4. This is, I guess, a more political point, but it does get to the question of what we think the place of arts in society is. For some, it is the extra whipped cream on top of everything else. It is not essential. It’s what you do after work, not for work. For others, it is an essential part of society, as worthy of respect as anything else. So, if we direct volunteers toward the arts, we’re taking one side of that debate – the first one. Could we imagine volunteers coming in to help an engineering company, or a dentist’s office? Or our jobs? Do volunteers implicitly reinforce the idea that the arts don’t really need skilled and professional people, paid for their time, but can be done by whoever is generous enough to help out?
5. So, to the idea of suggesting that people take a day at Christmas (or, I presume, an equivalent day at some point in the year – lots of stuff is just shut down at Christmas). This makes the contribution concrete, and I think that’s good. But while it might work for 12 month employees, it doesn’t really work for 9 month employees (i.e., most faculty). They don’t think of their jobs in terms of the hours (e.g., one 8 hour day), but in terms of the tasks they have to do. Faculty don’t really have “time off” at Christmas, if that means a change in what they would have done otherwise. Some professional societies run their meetings at that time. Many are doing course prep or research at that time. Some take a break or travel, it is true. So, making it concrete in this way wouldn’t really work. Worse than that, though, it would just be perceived as another burden, another mandate on an already too-full schedule, by many. Remember, 9 month employees have no vacation at all other than federally mandated holidays. Summers are not “time off”, they are unpaid time. It’s all about the tasks that have to be done, not the time put in.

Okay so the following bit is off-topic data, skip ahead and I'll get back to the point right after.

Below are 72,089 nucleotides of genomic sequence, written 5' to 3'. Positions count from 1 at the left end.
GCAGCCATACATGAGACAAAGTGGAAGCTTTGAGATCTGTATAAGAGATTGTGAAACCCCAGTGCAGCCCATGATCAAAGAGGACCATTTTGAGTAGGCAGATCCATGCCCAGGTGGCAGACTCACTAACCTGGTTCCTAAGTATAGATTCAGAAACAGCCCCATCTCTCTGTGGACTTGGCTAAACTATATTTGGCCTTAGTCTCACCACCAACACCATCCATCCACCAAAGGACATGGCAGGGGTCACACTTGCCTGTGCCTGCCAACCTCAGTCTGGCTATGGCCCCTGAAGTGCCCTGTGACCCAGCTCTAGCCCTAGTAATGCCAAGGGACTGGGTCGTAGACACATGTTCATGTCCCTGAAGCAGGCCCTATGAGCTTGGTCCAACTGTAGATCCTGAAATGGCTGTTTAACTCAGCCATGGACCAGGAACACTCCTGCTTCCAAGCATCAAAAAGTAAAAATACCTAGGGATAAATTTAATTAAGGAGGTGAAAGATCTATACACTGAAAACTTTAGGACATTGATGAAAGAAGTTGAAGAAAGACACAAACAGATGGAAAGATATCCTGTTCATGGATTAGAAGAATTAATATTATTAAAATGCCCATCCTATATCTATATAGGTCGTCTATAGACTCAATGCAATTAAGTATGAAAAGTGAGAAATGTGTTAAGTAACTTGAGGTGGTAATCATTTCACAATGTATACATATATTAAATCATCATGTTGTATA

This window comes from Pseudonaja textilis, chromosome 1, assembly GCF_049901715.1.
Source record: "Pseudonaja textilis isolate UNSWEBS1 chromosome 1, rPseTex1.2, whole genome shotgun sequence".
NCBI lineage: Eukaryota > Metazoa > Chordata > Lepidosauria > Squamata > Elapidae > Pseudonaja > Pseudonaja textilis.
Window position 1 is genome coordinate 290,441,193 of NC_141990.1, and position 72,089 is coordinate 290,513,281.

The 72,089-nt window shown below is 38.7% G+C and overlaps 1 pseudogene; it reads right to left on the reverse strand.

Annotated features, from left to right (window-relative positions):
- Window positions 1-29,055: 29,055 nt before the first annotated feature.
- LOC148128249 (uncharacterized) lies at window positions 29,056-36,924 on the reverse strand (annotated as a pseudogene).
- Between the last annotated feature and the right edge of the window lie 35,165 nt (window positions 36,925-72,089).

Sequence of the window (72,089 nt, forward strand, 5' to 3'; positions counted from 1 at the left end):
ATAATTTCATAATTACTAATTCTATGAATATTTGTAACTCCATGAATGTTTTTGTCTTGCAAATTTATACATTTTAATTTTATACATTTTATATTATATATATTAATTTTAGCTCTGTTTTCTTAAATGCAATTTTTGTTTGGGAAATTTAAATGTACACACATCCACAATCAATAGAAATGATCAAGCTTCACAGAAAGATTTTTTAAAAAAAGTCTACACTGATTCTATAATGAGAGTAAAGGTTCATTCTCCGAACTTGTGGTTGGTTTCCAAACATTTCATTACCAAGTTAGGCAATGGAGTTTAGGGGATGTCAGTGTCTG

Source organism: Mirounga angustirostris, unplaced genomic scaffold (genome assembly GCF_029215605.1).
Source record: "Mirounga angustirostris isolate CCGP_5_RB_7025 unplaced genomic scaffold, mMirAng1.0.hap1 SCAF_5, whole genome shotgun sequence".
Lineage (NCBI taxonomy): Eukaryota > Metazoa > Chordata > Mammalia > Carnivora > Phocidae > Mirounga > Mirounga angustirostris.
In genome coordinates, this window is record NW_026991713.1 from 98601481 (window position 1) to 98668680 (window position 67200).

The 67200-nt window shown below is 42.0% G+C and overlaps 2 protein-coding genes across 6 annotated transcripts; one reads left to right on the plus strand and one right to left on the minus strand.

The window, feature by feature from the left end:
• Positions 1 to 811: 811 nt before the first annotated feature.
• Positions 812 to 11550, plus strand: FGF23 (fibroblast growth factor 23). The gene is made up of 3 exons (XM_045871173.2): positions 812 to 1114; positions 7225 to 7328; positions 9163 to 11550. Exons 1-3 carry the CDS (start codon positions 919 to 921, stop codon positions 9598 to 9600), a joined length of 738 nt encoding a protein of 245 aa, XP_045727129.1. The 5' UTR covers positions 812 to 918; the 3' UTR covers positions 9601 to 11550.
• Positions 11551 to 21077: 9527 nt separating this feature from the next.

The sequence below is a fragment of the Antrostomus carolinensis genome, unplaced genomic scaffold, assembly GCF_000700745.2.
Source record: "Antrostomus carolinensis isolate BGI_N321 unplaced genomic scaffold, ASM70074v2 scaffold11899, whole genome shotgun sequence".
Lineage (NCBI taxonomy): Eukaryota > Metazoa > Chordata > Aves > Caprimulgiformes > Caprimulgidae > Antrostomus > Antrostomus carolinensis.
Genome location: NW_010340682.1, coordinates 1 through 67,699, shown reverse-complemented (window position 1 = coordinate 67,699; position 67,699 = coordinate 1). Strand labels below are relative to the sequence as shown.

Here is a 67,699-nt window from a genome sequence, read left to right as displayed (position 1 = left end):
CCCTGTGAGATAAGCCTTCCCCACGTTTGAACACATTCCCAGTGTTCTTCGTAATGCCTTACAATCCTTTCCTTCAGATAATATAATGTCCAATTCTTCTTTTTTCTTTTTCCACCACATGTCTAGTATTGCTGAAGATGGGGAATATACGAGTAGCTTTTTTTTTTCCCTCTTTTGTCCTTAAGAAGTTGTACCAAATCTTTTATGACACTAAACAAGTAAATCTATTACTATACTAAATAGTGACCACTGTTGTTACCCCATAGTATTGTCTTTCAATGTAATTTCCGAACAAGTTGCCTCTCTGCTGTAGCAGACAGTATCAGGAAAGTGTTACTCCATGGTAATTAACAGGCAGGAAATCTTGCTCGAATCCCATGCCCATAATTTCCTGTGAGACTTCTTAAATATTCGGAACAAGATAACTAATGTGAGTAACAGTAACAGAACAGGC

6. It’s probably worth saying again that this committee’s mandate is to think about arts and culture. I interpret that as the arts and humanities, not just different ways of doing the arts. I think it’s within the spirit of this volunteer proposal that some of those people could work in humanities-related areas, but I think we’d have to be sure to include those. It always gets more press when there are events to focus on, and the arts tend to host events, whereas the humanities work that happens in the community may well be lower-key kinds of things.
I’m trying to think through the implications here. Again, this is not to say that people shouldn’t volunteer, or that the university shouldn’t be involved in that, or anything like that. I guess I’m wondering – can we find the things that people want to do, and figure out how to measure that, as opposed to figuring out what can be measured easily, and then designing something to fit that? In landscaping, there’s a well-known principle (its name escapes me) that you don’t lay walkways in a park for the first year or so. You look at where people are wearing a path, and you put it there. I know we’re on a short timeline here – we want instant results. I’m just concerned that the necessity of the quick result will stand in the way of the good result.